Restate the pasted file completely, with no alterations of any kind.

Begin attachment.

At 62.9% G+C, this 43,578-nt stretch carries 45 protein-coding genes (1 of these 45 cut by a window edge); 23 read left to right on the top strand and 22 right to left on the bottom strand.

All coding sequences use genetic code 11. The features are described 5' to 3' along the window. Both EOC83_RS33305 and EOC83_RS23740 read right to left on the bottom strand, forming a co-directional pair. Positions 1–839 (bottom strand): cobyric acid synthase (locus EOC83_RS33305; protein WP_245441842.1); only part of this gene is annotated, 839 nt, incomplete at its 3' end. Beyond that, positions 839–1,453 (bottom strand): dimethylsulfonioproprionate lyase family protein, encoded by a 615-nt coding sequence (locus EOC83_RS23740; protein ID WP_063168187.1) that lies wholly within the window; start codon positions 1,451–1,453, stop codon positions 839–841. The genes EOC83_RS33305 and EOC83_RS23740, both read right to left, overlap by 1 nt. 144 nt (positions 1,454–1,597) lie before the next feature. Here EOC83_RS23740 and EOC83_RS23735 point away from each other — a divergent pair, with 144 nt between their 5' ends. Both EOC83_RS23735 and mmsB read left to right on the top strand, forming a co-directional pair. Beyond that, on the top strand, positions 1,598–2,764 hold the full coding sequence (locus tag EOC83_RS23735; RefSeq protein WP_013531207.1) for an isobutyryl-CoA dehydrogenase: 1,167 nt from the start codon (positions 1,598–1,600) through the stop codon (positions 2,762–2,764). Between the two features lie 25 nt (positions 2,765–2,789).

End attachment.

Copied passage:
At 62.9% G+C, this 43,578-nt stretch carries 45 protein-coding genes (1 of these 45 cut by a window edge); 23 read left to right on the top strand and 22 right to left on the bottom strand.

All coding sequences use genetic code 11. The features are described 5' to 3' along the window. Both EOC83_RS33305 and EOC83_RS23740 read right to left on the bottom strand, forming a co-directional pair. Positions 1–839 (bottom strand): cobyric acid synthase (locus EOC83_RS33305; protein WP_245441842.1); only part of this gene is annotated, 839 nt, incomplete at its 3' end. Beyond that, positions 839–1,453 (bottom strand): dimethylsulfonioproprionate lyase family protein, encoded by a 615-nt coding sequence (locus EOC83_RS23740; protein ID WP_063168187.1) that lies wholly within the window; start codon positions 1,451–1,453, stop codon positions 839–841. The genes EOC83_RS33305 and EOC83_RS23740, both read right to left, overlap by 1 nt. 144 nt (positions 1,454–1,597) lie before the next feature. Here EOC83_RS23740 and EOC83_RS23735 point away from each other — a divergent pair, with 144 nt between their 5' ends. Both EOC83_RS23735 and mmsB read left to right on the top strand, forming a co-directional pair. Beyond that, on the top strand, positions 1,598–2,764 hold the full coding sequence (locus tag EOC83_RS23735; RefSeq protein WP_013531207.1) for an isobutyryl-CoA dehydrogenase: 1,167 nt from the start codon (positions 1,598–1,600) through the stop codon (positions 2,762–2,764). Between the two features lie 25 nt (positions 2,765–2,789).